By Matt Dolloff, CBS Boston

BOSTON (CBS) — If you’d like to see the Bruins move on from goaltender Tuukka Rask, or if you believe that Rask is overpaid, you may be disappointed this offseason.

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Bruins GM Don Sweeney was asked directly about Rask and the team’s goaltending situation during his season-ending press conference on Thursday. He acknowledged the ups and downs of Rask’s season, which had some injury troubles to go along with it. Sweeney admitted that Rask was overworked in playing 65 games, tied for the third-most in the league among goaltenders.

But Sweeney also tabbed Rask as the Bruins’ No. 1 goalie moving forward, effectively killing any idea of trading the goaltender or seeking more affordable options than Rask’s $7 million cap hit.

“We needed it,” said Sweeney on Rask’s hot start. “[In the] middle of the season we probably rode [Rask] a little too hard and he broke down a little bit, and then he finished on such a high note. … He had some injury troubles that he was battling through during the course of the season and really came back, after getting a little bit of rest, a better player.

“If we’re going to have the success that we expect to have, then he has to be the go-to guy. And I think he proved that down the stretch and in the playoffs that he can be that goaltender.”

[graphiq id=”3sxAlElsfdj” title=”Tuukka Rask 2016-17 Game Log” width=”600″ height=”564″ url=”” ]

The talented but often maddeningly inconsistent Rask got off to a blistering start, going 10-1 in his first 11 games with a 1.54 goals against average and .945 save percentage. His next 48 games played were not so hot, as the Bruins went 23-19-4 in his starts and Rask had a weak .900 save percentage in that span.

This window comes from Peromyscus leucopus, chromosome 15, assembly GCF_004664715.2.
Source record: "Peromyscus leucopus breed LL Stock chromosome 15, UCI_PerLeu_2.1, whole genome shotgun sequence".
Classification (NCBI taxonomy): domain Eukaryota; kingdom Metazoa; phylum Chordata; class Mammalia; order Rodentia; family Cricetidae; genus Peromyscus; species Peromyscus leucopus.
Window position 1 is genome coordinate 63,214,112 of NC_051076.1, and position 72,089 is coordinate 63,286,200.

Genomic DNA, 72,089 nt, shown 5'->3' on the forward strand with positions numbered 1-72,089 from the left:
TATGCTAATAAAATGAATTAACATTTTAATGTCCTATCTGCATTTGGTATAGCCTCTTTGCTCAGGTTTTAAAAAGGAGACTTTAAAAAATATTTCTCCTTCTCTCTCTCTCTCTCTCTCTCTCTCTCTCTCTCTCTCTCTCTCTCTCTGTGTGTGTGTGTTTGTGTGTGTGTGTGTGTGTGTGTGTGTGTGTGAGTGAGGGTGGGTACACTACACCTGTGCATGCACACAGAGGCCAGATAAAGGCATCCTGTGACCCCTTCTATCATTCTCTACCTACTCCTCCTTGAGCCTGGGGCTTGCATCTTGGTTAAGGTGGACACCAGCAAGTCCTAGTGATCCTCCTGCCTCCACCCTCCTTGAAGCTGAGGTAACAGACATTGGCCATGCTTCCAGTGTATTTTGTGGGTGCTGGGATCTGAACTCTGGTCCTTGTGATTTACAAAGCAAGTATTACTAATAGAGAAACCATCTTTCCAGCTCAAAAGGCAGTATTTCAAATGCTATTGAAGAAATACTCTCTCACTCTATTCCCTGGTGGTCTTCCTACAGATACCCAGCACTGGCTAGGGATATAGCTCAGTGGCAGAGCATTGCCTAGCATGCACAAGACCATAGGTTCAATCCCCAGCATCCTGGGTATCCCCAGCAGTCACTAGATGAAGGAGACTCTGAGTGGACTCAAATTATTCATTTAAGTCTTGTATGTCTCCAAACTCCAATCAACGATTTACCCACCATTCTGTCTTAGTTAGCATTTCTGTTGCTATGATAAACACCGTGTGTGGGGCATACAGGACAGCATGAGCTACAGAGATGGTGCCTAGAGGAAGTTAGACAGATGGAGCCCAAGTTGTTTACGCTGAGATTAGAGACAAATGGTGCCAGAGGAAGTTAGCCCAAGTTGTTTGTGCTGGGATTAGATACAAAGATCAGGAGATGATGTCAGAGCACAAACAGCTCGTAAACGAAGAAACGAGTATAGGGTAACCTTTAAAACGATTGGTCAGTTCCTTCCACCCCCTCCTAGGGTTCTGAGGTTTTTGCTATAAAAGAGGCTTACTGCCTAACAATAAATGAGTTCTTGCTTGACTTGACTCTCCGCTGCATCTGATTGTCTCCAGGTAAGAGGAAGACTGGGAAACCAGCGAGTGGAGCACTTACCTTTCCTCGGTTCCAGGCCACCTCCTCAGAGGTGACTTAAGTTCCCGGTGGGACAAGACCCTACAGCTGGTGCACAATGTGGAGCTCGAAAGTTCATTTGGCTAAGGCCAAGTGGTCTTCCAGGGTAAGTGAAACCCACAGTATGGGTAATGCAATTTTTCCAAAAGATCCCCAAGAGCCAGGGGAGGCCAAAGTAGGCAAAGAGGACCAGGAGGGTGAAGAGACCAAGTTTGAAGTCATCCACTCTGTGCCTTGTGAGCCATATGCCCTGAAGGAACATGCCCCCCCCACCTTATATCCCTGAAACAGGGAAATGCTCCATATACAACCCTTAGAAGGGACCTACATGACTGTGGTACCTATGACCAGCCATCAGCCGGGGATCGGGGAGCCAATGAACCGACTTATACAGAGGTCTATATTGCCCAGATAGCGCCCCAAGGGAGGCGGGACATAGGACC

However, Rask finished the regular season strong after allowing two of his weakest goals of the season in a late-March loss to the Lightning and missing a weekend start against the Islanders. Rask went 4-0-1 in his last six games played, allowing just four goals with a .971 save percentage.

Rask’s overall performance in the Bruins’ six-game playoff series against the Ottawa Senators was up-and-down. He was outstanding in their only two wins of the series, making big save after big save in Games 1 and 5. But Rask was subpar in the third period and overtime of Game 2, when the Bruins blew a 3-1 lead, and he would probably like to have back the goal that he allowed to lose the series in overtime of Game 6, when he was positioned completely out of the crease.

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Rask’s .920 playoff save percentage looks good on paper, but it is currently 11th out of 14 goalies who have made at least five playoff starts this season.

It’s clear that Rask has the ability to steal games for the Bruins when they need it, but the “good” Rask hasn’t shown up consistently enough in recent seasons. It could simply mean that he is being run into the ground over the course of seasons and cannot make 60-plus starts in a season.

Sweeney sounds as if he would like Rask’s starts to be closer to 55 than 65, meaning the Bruins will look to upgrade behind him in the offseason. Anton Khudobin, while strong down the stretch of the regular season, was not consistently reliable in his own right. And when neither were available, Malcolm Subban and Zane McIntyre did not look like NHL-caliber goalies when they filled in.

Sweeney acknowledged that regardless of who starts in goal, the Bruins need to address the rest of the depth chart at the position.

“The backup goaltending situation was certainly a challenge in the first part of the year,” said Sweeney. “It put a lot of strain on us early in the year.”

Rask has ostensibly been overworked in recent seasons and needs his workload reduced to keep him fresh for the end of the season. That may lead you to say that he is simply not worth $7 million against the cap per year, which is the third-highest hit in the league behind only Henrik Lundqvist and Sergei Bobrovsky.

That may be true, but it sounds like the Bruins are going to accept that reality and move forward with Rask in net as they look to upgrade the backup spot. Moving on from Rask would carry considerable risk, but could save them cap space if they find a comparable option at a fraction of the price. It appears, however, that such a move will not happen.

Rask is the guy moving forward for the Bruins, and the team now has to find a more reliable backup who can make 30-plus starts to keep Rask fresh and durable. Sweeney will have to hope that the plan works out, or the move will be questioned as much as any that he’s made in his tenure.

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Matt Dolloff is a writer/producer for Any opinions expressed do not necessarily reflect that of CBS or 98.5 The Sports Hub. Have a news tip or comment for Matt? Follow him on Twitter @mattdolloff and email him at